Most nights, the Matron and her husband make their respective ways to bed, separately. Why? Yours truly needs Alone Time. Space. SPACE sorta like rocket-ship, outer-space, don’t come near this woman, Space. So this is why John watches Letterman in the family room, while the Matron perches in the kitchen, two whole floors away. Where she also enjoys her nightly snack of (Drum roll ) cauliflower. Trust her on this –microwave cauliflower until it’s a little soft, toss in some poppy seed dressing, diced red onion and tomato and you have a filling low calorie bedtime snack. And if you’re in the kitchen, you get to eat with nobody watching.
Now look what’s happened. She started out writing about sex and somehow ended up on food.
Which is sort of the eventual point-- that backburner, not-so-dependable, shape that sex takes in a seasoned marriage. At least this marriage.
So on those nights when she and her husband emerge from their private spaces to enter the bedroom at the same time-- or do stay together, in front of a movie or watching the news or are so spent from the day’s dramas they stumble in immediately after the children—those nights, there’s always that tension, that unspoken waiting in the dark: to see what will happen next.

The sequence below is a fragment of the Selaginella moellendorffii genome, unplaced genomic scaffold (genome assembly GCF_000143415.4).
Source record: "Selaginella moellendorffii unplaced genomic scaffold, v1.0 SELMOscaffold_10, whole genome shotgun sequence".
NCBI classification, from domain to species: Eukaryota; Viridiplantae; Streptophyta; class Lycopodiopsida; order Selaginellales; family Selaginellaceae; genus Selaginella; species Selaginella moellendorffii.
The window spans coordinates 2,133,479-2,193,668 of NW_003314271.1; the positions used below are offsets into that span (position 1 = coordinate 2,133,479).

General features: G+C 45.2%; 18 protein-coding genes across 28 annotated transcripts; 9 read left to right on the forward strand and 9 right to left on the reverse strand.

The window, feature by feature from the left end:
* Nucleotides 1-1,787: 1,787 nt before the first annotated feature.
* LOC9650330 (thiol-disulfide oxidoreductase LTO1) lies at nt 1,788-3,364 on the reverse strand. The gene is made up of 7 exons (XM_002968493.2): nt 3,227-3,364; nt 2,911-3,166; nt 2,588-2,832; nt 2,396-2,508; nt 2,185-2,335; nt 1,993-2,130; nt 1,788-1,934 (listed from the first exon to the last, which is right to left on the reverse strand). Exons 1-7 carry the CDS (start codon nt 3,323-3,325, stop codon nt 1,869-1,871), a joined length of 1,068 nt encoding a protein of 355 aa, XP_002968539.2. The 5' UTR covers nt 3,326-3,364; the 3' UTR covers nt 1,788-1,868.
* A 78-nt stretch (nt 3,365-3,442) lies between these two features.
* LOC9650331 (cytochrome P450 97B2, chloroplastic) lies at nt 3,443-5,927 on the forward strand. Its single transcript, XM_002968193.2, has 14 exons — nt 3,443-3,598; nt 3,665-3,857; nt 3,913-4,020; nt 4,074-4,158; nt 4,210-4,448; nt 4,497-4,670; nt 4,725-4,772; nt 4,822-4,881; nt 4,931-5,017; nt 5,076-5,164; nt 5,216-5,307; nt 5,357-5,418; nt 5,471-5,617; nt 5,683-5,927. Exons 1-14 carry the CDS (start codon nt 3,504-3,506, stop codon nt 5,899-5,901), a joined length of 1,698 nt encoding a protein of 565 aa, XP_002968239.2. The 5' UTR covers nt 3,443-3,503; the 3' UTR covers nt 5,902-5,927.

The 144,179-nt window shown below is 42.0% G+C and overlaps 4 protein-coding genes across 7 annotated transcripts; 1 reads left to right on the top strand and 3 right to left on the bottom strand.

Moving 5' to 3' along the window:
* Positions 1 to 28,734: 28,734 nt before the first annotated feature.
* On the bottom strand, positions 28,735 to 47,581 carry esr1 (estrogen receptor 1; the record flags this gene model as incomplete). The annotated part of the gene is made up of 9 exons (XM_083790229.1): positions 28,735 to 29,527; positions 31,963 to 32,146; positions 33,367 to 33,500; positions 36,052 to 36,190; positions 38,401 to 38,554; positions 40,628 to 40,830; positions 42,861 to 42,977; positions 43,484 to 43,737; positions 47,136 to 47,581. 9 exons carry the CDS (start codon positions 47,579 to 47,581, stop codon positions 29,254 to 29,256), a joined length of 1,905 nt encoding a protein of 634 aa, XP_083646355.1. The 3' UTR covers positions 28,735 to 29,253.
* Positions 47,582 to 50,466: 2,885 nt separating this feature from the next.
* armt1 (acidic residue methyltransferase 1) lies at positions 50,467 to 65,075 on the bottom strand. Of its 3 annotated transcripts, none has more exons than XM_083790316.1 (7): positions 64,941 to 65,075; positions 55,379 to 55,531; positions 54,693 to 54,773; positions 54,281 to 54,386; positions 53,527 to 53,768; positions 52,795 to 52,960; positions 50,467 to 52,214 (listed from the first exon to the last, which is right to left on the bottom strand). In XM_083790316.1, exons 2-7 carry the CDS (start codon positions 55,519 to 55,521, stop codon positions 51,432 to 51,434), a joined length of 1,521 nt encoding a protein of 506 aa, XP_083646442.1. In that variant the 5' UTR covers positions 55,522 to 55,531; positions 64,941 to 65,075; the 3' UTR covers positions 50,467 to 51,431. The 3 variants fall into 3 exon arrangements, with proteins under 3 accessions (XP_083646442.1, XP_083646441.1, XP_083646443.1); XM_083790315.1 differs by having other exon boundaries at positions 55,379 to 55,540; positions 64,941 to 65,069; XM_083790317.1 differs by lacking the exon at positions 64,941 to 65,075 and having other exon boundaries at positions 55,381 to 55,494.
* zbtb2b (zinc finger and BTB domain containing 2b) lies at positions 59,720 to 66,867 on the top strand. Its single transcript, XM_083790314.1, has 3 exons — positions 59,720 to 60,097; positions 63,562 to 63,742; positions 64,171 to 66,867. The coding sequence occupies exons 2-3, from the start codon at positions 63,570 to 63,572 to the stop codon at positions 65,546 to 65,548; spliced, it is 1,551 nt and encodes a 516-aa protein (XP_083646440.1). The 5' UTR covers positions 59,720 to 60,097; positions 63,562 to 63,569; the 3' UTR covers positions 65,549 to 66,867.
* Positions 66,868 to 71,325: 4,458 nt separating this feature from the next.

A few nights ago, the Matron lay in the dark next to her husband, in one of those silent spaces. She could just feel—or at least imagined she felt—every fiber (especially a few of them) in his body screaming: SEX SEX SEX NEED SEX.
The Matron? Uh, not so much.
But she felt very very badly about it – and wondered suddenly if the poor man was really being, well, generally under-serviced—not just tonight but routinely.
Hmmmm. . . how to broach the conversation? Delicately? Just so?
Matron: “John? Do you wish I was the kind of forty-something wife who routinely jumped your bones? Who wanted a daily romp or who did crazy things like jump out of closets naked when the kids weren’t home or wanted to have sex on appliances?”
John: “Not so much.”
John: “I don’t think I could handle that. Wow. I can’t believe I said that. Not so much.”
Matron: “Then, do you wish you could return to the old days, pre-children?”
John: “Wasn’t that what you were just describing?”
Matron: “You flatter me. But really?”
John: “Everybody’s waiting for those good old days to return about something. Maybe ours is daily sex. But the good old days are just that, old. No, I’m pretty happy with what I have now.”
Here, insert a pleasant pause in which both parties allowed that to settle into their souls: happy with what is now.
Then a few small sighs and twists and turns start shifting the male side of the bed.
John: “Uh, honey. . . . listen. . . . even though I just said what I said, we could start that tomorrow and tonight try the whole crazy daily insatiable romp thing? Hmmmm . . . ?”
Matron: “That’s the spirit! But this flesh isn’t there tonight.”
John: “Okay, how about if I give you a really good back rub?”
And he did—and you know how sometimes one thing leads to another? It didn’t. And that’s about being okay with what is.